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Michael Chabon’s best-selling 2000 novel The Amazing Adventures of Kavalier and Klay is about the business of writing and publishing of comic books, and beyond that about the joy and tsouris [trouble] involved in the creation of an American art form. The heroes, late in the story, are concerned about the 1954 Kefauver Hearings on Comic Books, at which Samuel Roth begged off testifying concerning his attempt to solicit from Alex Segal, a distributor of comic books, a list of names of children who sent in coupons advertised therein. In addition, there was one “sex book” advertised in one of Segal’s comics.

Segal did not say who had solicited his list or placed the ad. Kefauver wanted to know, and subpoenaed Roth, who did not take the Fifth, but who could not testify unless given immunity, because he was under indictment. Here is Chabon’s observation about Roth: “A wall eyed loser;” “pornographer”; “comically shifty looking,” who sweated profusely.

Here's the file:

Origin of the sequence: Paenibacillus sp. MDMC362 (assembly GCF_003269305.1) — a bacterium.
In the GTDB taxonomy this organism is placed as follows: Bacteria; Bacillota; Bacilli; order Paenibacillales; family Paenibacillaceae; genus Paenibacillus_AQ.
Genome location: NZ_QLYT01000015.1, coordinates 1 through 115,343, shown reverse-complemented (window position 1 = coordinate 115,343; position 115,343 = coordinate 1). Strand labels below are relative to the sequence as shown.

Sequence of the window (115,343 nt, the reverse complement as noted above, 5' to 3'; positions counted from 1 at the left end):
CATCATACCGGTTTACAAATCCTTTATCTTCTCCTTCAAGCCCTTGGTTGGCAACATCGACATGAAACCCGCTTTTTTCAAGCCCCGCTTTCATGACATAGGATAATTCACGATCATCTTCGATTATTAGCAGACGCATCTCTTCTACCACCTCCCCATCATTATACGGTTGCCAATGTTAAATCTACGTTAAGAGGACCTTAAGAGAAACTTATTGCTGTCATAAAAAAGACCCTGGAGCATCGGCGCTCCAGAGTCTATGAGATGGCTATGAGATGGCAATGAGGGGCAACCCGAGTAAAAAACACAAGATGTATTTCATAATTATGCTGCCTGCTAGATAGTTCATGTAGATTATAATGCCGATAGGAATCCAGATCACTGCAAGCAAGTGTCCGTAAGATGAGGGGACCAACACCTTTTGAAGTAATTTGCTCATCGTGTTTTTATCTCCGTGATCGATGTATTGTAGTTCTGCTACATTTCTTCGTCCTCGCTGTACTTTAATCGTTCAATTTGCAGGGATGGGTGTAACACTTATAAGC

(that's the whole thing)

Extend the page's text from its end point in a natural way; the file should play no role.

Chabon is not a reporter for a major metropolitan newspaper but a super-engaging writer. He has delivered an über-comic book in the form of a novel. He has drawn Roth seamlessly into his web, making another cartoon character out of him. . Read More 
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Note that the great detective work by the grad student, J. C. Cloutier, includes his restraint in discussing Roth with the NY Times journalist. It is true that Roth published "work without permission," and he was a kind of "literary pariah" (and so was the man who fought Lady Chatterley's Lover through the courts in the late 1950s, Barney Rosset) . Both Roth and Rosset might well have been proud of being literary pariahs.

What J.C. Cloutier did not say--and I bet the Times would have been glad to report otherwise--is that Roth was a pirate. This is more than a formality, b/c neither Ulysses or Chatterley were copyright in this country. Read More 
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